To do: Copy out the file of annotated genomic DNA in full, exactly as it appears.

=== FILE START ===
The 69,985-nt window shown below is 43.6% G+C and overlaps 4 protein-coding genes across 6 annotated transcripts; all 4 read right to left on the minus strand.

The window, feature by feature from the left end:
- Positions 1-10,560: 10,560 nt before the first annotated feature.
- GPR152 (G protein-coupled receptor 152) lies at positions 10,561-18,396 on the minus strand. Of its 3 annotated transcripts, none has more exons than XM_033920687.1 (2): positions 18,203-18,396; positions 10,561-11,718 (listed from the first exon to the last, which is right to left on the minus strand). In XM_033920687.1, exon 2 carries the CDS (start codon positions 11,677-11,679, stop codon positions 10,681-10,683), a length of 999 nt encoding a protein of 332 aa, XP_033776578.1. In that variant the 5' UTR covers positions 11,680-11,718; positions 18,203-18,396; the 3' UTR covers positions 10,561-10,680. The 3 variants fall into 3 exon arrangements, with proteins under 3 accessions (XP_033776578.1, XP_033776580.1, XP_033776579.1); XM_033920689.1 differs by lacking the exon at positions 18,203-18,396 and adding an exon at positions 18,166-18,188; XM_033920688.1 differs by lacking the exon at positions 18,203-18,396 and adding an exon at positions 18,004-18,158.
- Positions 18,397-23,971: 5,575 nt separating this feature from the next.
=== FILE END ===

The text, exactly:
The 69,985-nt window shown below is 43.6% G+C and overlaps 4 protein-coding genes across 6 annotated transcripts; all 4 read right to left on the minus strand.

The window, feature by feature from the left end:
- Positions 1-10,560: 10,560 nt before the first annotated feature.
- GPR152 (G protein-coupled receptor 152) lies at positions 10,561-18,396 on the minus strand. Of its 3 annotated transcripts, none has more exons than XM_033920687.1 (2): positions 18,203-18,396; positions 10,561-11,718 (listed from the first exon to the last, which is right to left on the minus strand). In XM_033920687.1, exon 2 carries the CDS (start codon positions 11,677-11,679, stop codon positions 10,681-10,683), a length of 999 nt encoding a protein of 332 aa, XP_033776578.1. In that variant the 5' UTR covers positions 11,680-11,718; positions 18,203-18,396; the 3' UTR covers positions 10,561-10,680. The 3 variants fall into 3 exon arrangements, with proteins under 3 accessions (XP_033776578.1, XP_033776580.1, XP_033776579.1); XM_033920689.1 differs by lacking the exon at positions 18,203-18,396 and adding an exon at positions 18,166-18,188; XM_033920688.1 differs by lacking the exon at positions 18,203-18,396 and adding an exon at positions 18,004-18,158.
- Positions 18,397-23,971: 5,575 nt separating this feature from the next.